The evening ends with Irish coffee back at Casey’s, where a “nightcap” launches a round of singing until about four in the morning.

Casey’s Hotel is in the heart of Glengarriff, a bayside village of three or four blocks of flower-lined shops and cafes sheltered by the Caha Mountains. It’s picture perfect and looks as if it were created for tourists. It was not. All of the villages in Counties Cork and Kerry vie for bronze, silver and gold designations as an official “Tidy Town.”

Houses and shops are painted in bright colors. Geraniums grace window boxes and the streets are immaculate. Here in Glengarriff, the police (“Garda”) station looks like a charming pink and white home surrounded by fluffy multi-colored hydrangeas.

Just down the street, a short ferry ride leads to the small island of Garinish, renowned for its Italian and Japanese gardens, De Medici house, Napoleonic Martello tower and Greek Sun temple. On our way, we glide past Seal Island, a rock formation in the water and a favorite sunbathing spot for seals.

Though one could spend a week or more in Glengarriff and not want for stunning views and a variety of activities (hiking, fishing, swimming, boating and golf), the surrounding countryside should not be missed. And while there are plenty of B&Bs in the area, Casey’s is our home base of choice.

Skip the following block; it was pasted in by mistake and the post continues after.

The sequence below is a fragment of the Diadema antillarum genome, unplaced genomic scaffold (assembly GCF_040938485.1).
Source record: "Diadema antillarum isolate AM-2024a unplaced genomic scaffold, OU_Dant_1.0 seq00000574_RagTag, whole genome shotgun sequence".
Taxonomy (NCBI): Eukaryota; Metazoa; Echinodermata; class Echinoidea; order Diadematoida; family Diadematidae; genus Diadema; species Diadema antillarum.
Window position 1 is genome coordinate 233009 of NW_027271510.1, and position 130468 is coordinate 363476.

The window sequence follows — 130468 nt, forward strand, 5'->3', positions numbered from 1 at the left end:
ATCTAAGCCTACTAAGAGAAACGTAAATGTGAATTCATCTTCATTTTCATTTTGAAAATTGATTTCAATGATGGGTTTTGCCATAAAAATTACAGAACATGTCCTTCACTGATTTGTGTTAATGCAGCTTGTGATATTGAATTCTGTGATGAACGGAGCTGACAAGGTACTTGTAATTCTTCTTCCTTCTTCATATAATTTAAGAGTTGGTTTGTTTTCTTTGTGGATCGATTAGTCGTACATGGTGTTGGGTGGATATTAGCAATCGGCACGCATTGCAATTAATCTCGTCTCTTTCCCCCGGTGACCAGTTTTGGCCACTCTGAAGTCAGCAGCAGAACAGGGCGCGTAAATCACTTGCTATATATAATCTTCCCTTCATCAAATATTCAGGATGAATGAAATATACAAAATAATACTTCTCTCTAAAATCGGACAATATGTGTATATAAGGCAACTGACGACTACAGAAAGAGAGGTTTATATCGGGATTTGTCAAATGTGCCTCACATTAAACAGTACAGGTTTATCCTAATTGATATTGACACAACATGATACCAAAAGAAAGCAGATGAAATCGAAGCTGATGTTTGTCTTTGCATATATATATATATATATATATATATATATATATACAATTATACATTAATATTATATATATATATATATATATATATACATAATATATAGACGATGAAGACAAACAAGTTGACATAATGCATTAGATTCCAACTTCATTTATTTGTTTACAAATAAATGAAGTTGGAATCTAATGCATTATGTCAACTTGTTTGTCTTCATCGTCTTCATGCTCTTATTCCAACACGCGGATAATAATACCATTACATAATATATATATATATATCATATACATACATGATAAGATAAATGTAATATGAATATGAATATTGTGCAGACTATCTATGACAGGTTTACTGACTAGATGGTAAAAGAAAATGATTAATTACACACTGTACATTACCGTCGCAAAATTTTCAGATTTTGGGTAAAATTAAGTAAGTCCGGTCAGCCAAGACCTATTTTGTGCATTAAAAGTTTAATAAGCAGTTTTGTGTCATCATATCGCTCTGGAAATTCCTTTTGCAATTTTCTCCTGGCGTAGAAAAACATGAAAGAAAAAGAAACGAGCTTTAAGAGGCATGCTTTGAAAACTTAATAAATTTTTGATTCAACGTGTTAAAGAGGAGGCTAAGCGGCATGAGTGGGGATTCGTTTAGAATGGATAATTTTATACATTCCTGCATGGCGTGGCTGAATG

Besides its popular pub, Casey’s boasts a gourmet restaurant serving three meals a day, with complimentary breakfast for guests. “You’ll have the Irish breakfast, you will?” our waitress inquires. Of course. Two eggs, bacon, sausage, grilled tomatoes, white and black pudding, and homemade brown bread with creamy butter. Casey’s also offers porridge, prunes, grapefruit, cereal and fruit juices.

Then there’s the “lounge,” a living room set off the lobby with comfy couches and chairs, a large-screen TV, a gorgeous 18th century piano and other antique tables and accents, including original paintings from the early 1920s. This night, everyone gathers round the TV to catch the evening news.